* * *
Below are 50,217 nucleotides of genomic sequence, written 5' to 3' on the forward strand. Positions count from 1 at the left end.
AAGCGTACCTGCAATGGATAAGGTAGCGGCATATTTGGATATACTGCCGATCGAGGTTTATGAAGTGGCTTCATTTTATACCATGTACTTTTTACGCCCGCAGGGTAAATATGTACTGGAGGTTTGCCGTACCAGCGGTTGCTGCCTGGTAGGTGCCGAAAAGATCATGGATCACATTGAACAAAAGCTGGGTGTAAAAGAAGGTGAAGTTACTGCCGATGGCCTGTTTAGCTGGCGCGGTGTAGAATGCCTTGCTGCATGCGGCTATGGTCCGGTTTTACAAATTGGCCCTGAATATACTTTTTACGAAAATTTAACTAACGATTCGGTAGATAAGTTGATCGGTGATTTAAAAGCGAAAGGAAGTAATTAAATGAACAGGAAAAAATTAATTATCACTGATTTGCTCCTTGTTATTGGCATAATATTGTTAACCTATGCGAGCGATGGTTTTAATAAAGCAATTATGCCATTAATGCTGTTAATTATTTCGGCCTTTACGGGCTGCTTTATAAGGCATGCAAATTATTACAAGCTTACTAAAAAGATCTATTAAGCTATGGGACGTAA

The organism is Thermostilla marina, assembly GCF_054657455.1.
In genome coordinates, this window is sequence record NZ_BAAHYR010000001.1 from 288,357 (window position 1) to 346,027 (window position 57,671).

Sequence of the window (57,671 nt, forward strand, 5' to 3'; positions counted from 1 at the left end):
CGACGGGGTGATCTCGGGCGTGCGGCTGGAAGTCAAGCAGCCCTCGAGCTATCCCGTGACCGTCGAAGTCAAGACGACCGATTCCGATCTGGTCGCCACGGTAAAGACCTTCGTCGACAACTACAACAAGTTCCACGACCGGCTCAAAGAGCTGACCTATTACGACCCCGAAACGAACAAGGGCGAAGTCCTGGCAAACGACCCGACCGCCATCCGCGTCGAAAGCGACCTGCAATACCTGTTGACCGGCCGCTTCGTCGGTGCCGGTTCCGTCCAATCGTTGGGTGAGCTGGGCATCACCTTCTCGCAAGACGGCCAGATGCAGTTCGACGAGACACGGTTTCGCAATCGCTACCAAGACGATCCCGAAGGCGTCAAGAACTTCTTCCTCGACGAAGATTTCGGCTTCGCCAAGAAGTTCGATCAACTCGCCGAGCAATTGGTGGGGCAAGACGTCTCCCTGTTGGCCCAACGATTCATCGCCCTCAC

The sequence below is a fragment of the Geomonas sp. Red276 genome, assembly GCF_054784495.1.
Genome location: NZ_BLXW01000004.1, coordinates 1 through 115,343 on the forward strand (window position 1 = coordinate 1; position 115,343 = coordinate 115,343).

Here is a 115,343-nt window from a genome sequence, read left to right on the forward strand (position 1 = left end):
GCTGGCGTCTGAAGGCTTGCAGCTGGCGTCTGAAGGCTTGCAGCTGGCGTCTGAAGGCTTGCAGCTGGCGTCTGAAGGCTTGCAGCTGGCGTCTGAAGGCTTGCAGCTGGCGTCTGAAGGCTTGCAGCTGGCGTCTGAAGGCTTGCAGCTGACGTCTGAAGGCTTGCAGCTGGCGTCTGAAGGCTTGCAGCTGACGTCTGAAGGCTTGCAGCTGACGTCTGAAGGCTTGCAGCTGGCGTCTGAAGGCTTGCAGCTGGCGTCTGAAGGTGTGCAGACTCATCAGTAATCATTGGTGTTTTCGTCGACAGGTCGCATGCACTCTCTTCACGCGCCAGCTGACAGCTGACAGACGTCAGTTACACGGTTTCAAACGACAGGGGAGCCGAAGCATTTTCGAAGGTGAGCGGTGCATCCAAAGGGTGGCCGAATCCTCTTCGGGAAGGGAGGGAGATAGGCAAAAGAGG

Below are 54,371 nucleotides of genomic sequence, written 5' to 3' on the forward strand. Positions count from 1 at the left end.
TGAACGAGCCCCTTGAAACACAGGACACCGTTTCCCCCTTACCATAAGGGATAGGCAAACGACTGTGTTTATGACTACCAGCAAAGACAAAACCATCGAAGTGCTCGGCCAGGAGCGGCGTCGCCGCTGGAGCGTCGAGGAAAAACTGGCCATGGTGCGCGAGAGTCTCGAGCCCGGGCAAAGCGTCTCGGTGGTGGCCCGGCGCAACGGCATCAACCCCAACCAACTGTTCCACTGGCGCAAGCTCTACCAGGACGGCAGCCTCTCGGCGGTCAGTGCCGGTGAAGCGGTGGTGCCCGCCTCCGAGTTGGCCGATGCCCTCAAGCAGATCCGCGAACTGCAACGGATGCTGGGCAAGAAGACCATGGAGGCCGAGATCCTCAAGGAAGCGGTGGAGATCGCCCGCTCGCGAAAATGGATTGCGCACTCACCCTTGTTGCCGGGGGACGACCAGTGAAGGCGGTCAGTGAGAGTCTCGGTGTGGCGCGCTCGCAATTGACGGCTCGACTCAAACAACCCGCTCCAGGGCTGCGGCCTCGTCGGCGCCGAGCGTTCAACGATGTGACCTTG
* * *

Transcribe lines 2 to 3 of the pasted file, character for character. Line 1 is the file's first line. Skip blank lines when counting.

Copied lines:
AAGCGTACCTGCAATGGATAAGGTAGCGGCATATTTGGATATACTGCCGATCGAGGTTTATGAAGTGGCTTCATTTTATACCATGTACTTTTTACGCCCGCAGGGTAAATATGTACTGGAGGTTTGCCGTACCAGCGGTTGCTGCCTGGTAGGTGCCGAAAAGATCATGGATCACATTGAACAAAAGCTGGGTGTAAAAGAAGGTGAAGTTACTGCCGATGGCCTGTTTAGCTGGCGCGGTGTAGAATGCCTTGCTGCATGCGGCTATGGTCCGGTTTTACAAATTGGCCCTGAATATACTTTTTACGAAAATTTAACTAACGATTCGGTAGATAAGTTGATCGGTGATTTAAAAGCGAAAGGAAGTAATTAAATGAACAGGAAAAAATTAATTATCACTGATTTGCTCCTTGTTATTGGCATAATATTGTTAACCTATGCGAGCGATGGTTTTAATAAAGCAATTATGCCATTAATGCTGTTAATTATTTCGGCCTTTACGGGCTGCTTTATAAGGCATGCAAATTATTACAAGCTTACTAAAAAGATCTATTAAGCTATGGGACGTAA

The organism is Thermostilla marina, assembly GCF_054657455.1.